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Social Anxiety Disorder - causes, symptoms, diagnosis, treatment, pathology

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Say it’s your first day at a new job.

Maybe you’re nervous or jittery.

You want to make a good impression.

Those feelings are pretty normal, and may actually help you be more alert and careful.

But after a few weeks, once you’re used to the job, and you know your coworkers, that

nervousness usually diminishes, right?

Well, for some people that initial anxiety is really high, and stays really high over

time.

For those people, the fear of being judged negatively by new people might be so daunting

that it affects their ability to do their job well.

In fact, even the idea of having to be somewhere where they may be scrutinized by others might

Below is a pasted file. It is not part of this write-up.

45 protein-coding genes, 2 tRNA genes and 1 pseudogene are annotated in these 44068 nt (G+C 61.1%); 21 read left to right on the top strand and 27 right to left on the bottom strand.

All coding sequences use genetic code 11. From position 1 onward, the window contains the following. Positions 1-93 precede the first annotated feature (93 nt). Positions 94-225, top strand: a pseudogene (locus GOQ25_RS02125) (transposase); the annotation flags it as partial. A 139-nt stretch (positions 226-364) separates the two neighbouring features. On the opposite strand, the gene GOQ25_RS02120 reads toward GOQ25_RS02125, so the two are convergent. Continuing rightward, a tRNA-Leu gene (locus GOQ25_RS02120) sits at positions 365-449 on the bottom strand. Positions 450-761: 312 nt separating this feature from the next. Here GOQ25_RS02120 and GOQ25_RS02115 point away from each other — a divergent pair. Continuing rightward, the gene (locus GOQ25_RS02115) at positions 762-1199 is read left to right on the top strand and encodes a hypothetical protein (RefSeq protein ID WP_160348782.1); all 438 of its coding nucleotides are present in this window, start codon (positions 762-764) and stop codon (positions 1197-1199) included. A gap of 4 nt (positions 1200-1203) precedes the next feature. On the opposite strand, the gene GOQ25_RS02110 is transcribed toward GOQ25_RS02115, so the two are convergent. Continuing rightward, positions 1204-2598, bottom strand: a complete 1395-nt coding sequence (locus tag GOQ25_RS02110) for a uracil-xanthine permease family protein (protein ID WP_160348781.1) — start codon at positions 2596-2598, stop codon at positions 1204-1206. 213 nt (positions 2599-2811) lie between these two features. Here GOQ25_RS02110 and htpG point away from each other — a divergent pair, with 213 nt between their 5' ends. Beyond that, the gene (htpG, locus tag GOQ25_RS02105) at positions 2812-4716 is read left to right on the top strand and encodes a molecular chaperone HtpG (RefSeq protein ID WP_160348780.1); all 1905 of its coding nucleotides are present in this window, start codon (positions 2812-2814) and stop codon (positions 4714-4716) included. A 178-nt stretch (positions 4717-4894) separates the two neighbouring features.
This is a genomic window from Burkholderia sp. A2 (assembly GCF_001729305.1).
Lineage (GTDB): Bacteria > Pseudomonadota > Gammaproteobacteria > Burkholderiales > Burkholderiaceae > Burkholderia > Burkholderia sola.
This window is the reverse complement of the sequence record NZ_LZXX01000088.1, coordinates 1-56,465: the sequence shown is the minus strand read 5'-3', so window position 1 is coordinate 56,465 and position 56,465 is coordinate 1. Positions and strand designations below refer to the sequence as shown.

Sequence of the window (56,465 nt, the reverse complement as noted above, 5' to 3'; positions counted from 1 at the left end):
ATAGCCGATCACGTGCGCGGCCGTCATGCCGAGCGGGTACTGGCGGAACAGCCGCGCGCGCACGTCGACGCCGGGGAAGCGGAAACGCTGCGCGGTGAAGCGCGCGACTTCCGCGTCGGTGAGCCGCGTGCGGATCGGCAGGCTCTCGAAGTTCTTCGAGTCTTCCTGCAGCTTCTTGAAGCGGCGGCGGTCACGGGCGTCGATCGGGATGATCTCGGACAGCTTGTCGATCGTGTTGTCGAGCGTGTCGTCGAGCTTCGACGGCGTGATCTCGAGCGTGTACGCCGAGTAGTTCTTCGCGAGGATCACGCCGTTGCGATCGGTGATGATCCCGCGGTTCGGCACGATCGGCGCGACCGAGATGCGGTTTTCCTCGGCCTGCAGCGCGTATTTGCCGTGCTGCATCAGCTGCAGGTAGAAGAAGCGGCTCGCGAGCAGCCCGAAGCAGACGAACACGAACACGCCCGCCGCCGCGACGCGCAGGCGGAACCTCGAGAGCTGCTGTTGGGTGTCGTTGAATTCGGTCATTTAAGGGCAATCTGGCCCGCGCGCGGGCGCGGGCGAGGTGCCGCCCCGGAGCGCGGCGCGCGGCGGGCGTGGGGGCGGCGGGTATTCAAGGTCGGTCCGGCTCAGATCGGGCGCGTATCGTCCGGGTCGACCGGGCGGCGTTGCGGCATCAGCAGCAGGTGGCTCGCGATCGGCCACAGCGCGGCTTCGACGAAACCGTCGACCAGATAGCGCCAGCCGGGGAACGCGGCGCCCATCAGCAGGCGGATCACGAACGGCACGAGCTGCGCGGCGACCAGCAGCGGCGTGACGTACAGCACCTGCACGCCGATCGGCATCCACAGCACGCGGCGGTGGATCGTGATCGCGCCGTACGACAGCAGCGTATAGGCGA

make them not want the job in the first place.

This describes social anxiety disorder.

It’s unclear what causes social anxiety disorder, but it’s thought to be a combination

of genetic and environmental factors, like having a close relative with social anxiety

disorder or being exposed to neglect or abuse.

The Diagnostic and Statistical Manual of Mental Disorders, or DSM-5, defines social anxiety

disorder as causing individuals to fear acting in a certain way that might make them get

judged, and it can cause anxiety that interferes with their normal routine as well as their

relationships.

What’s more, is that the fear or anxiety is persistent, lasting for 6 or more months.